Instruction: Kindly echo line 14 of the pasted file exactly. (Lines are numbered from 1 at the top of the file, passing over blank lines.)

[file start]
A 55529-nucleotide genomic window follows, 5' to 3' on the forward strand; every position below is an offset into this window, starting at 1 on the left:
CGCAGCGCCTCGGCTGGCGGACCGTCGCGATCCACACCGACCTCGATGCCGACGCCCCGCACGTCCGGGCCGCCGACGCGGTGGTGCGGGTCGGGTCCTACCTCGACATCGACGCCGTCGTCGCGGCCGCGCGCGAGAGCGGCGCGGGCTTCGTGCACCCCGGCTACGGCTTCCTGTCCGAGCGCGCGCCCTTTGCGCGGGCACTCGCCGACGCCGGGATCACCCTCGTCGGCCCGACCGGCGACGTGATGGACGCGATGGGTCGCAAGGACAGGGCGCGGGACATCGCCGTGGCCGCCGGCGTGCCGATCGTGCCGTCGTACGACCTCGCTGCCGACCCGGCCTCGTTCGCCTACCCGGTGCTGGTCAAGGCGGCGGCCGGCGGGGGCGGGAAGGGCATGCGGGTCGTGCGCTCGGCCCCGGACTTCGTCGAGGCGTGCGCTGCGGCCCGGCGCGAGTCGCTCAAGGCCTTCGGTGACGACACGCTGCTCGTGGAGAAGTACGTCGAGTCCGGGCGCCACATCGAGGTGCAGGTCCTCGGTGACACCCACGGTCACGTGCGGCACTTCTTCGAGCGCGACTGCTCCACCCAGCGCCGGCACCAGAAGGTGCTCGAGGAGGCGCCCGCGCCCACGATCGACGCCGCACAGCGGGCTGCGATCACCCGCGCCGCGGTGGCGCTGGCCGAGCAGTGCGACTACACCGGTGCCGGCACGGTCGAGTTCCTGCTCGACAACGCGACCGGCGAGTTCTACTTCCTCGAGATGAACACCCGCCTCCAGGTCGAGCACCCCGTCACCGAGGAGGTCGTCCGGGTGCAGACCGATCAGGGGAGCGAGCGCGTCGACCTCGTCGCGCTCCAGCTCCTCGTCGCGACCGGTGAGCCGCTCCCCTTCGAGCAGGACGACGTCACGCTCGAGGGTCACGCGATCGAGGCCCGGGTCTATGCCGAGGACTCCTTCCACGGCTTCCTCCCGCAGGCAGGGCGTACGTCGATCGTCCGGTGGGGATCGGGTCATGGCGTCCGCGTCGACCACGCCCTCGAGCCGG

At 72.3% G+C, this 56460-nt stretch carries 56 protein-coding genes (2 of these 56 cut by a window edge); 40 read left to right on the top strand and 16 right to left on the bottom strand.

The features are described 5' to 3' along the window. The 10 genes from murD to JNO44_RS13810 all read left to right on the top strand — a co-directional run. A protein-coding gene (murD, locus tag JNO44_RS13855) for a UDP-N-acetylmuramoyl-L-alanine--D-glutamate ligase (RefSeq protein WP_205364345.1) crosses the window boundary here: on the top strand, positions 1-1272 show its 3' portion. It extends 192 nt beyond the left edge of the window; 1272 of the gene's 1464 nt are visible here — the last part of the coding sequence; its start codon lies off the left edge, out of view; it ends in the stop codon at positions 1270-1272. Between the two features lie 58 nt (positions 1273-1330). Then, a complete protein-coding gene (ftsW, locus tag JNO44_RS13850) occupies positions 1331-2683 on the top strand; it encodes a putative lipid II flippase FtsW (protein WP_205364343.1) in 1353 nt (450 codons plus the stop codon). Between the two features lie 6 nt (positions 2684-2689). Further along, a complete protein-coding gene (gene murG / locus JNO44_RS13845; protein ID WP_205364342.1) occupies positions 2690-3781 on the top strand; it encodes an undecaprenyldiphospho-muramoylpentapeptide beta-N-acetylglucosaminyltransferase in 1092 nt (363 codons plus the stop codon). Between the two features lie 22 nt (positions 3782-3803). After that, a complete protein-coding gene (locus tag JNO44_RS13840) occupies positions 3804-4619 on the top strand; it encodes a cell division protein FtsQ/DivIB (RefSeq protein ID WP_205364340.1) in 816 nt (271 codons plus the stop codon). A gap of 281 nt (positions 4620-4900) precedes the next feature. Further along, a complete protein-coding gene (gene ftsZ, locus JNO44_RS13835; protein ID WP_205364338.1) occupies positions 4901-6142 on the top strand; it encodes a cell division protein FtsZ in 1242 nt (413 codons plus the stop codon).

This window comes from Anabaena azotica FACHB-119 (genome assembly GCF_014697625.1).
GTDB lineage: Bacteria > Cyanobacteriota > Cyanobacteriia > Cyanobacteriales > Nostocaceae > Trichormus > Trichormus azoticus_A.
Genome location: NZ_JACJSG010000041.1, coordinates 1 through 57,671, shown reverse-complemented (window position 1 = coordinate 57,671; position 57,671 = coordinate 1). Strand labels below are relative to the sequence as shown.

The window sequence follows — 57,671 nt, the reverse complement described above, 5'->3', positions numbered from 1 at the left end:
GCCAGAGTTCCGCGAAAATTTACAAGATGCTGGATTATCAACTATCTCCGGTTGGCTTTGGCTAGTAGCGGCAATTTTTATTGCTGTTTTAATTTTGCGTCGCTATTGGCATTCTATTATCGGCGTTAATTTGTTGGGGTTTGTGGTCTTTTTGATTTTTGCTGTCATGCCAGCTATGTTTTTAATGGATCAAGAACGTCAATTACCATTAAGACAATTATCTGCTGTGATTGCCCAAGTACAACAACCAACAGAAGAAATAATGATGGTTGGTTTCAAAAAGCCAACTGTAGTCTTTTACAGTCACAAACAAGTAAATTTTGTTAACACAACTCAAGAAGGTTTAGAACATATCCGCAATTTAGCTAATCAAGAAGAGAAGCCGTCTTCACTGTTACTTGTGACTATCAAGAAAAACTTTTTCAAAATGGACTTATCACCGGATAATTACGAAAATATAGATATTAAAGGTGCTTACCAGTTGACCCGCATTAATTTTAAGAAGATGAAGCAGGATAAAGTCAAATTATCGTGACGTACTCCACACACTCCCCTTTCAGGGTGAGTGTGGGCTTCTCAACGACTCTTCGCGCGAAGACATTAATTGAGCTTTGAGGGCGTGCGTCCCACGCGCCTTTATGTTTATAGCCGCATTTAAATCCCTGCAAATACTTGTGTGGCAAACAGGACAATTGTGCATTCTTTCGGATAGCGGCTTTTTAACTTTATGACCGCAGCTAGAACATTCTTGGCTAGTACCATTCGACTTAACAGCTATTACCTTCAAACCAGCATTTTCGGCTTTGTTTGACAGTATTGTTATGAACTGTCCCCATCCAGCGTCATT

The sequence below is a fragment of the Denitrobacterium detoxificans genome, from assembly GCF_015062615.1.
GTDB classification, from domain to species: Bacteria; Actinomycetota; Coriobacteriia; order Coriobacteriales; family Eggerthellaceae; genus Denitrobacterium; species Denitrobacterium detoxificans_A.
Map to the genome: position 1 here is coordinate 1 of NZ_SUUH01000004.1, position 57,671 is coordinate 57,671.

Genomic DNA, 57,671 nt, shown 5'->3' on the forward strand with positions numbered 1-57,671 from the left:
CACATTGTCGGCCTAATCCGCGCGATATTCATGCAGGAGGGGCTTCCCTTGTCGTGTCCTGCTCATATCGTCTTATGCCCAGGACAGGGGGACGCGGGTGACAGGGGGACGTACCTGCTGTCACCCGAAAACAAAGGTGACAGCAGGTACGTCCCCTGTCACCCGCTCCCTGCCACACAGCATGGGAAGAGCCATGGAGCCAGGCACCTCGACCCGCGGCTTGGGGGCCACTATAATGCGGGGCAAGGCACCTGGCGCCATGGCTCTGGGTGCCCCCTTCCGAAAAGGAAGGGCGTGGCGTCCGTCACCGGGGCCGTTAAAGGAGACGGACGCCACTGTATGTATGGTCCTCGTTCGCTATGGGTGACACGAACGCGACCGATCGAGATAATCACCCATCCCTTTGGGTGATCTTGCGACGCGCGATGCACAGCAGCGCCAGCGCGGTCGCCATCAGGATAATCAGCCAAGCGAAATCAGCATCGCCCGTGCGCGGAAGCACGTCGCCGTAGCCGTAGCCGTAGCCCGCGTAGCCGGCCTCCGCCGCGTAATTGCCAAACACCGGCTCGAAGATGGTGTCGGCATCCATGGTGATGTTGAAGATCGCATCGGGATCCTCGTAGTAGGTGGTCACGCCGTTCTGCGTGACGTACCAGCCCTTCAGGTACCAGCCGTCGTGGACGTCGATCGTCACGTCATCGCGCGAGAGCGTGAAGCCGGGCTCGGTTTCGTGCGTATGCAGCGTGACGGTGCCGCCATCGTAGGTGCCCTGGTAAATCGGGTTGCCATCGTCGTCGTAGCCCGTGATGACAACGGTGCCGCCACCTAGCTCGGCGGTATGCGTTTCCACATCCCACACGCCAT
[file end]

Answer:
CACATTGTCGGCCTAATCCGCGCGATATTCATGCAGGAGGGGCTTCCCTTGTCGTGTCCTGCTCATATCGTCTTATGCCCAGGACAGGGGGACGCGGGTGACAGGGGGACGTACCTGCTGTCACCCGAAAACAAAGGTGACAGCAGGTACGTCCCCTGTCACCCGCTCCCTGCCACACAGCATGGGAAGAGCCATGGAGCCAGGCACCTCGACCCGCGGCTTGGGGGCCACTATAATGCGGGGCAAGGCACCTGGCGCCATGGCTCTGGGTGCCCCCTTCCGAAAAGGAAGGGCGTGGCGTCCGTCACCGGGGCCGTTAAAGGAGACGGACGCCACTGTATGTATGGTCCTCGTTCGCTATGGGTGACACGAACGCGACCGATCGAGATAATCACCCATCCCTTTGGGTGATCTTGCGACGCGCGATGCACAGCAGCGCCAGCGCGGTCGCCATCAGGATAATCAGCCAAGCGAAATCAGCATCGCCCGTGCGCGGAAGCACGTCGCCGTAGCCGTAGCCGTAGCCCGCGTAGCCGGCCTCCGCCGCGTAATTGCCAAACACCGGCTCGAAGATGGTGTCGGCATCCATGGTGATGTTGAAGATCGCATCGGGATCCTCGTAGTAGGTGGTCACGCCGTTCTGCGTGACGTACCAGCCCTTCAGGTACCAGCCGTCGTGGACGTCGATCGTCACGTCATCGCGCGAGAGCGTGAAGCCGGGCTCGGTTTCGTGCGTATGCAGCGTGACGGTGCCGCCATCGTAGGTGCCCTGGTAAATCGGGTTGCCATCGTCGTCGTAGCCCGTGATGACAACGGTGCCGCCACCTAGCTCGGCGGTATGCGTTTCCACATCCCACACGCCAT